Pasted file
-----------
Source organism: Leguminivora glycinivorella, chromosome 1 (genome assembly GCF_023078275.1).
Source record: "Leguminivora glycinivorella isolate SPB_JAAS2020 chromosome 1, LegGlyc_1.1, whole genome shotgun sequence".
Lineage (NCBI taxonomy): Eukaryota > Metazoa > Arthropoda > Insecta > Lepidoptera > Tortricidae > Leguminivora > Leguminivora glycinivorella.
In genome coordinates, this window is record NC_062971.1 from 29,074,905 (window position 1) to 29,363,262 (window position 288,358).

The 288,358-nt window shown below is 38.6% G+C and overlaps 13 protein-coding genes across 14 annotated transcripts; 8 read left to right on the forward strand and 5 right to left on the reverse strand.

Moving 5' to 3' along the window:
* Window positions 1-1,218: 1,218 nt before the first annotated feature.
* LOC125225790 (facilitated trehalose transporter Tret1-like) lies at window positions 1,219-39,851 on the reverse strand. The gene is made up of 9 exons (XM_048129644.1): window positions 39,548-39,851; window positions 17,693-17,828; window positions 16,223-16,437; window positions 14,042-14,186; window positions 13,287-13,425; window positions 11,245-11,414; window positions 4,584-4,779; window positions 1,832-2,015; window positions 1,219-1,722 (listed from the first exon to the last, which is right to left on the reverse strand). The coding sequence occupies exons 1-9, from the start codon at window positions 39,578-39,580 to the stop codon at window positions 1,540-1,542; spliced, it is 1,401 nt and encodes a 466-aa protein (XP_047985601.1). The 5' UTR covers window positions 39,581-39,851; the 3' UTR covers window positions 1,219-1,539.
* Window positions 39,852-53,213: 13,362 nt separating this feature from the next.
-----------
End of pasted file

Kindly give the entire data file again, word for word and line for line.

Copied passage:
Source organism: Leguminivora glycinivorella, chromosome 1 (genome assembly GCF_023078275.1).
Source record: "Leguminivora glycinivorella isolate SPB_JAAS2020 chromosome 1, LegGlyc_1.1, whole genome shotgun sequence".
Lineage (NCBI taxonomy): Eukaryota > Metazoa > Arthropoda > Insecta > Lepidoptera > Tortricidae > Leguminivora > Leguminivora glycinivorella.
In genome coordinates, this window is record NC_062971.1 from 29,074,905 (window position 1) to 29,363,262 (window position 288,358).

The 288,358-nt window shown below is 38.6% G+C and overlaps 13 protein-coding genes across 14 annotated transcripts; 8 read left to right on the forward strand and 5 right to left on the reverse strand.

Moving 5' to 3' along the window:
* Window positions 1-1,218: 1,218 nt before the first annotated feature.
* LOC125225790 (facilitated trehalose transporter Tret1-like) lies at window positions 1,219-39,851 on the reverse strand. The gene is made up of 9 exons (XM_048129644.1): window positions 39,548-39,851; window positions 17,693-17,828; window positions 16,223-16,437; window positions 14,042-14,186; window positions 13,287-13,425; window positions 11,245-11,414; window positions 4,584-4,779; window positions 1,832-2,015; window positions 1,219-1,722 (listed from the first exon to the last, which is right to left on the reverse strand). The coding sequence occupies exons 1-9, from the start codon at window positions 39,578-39,580 to the stop codon at window positions 1,540-1,542; spliced, it is 1,401 nt and encodes a 466-aa protein (XP_047985601.1). The 5' UTR covers window positions 39,581-39,851; the 3' UTR covers window positions 1,219-1,539.
* Window positions 39,852-53,213: 13,362 nt separating this feature from the next.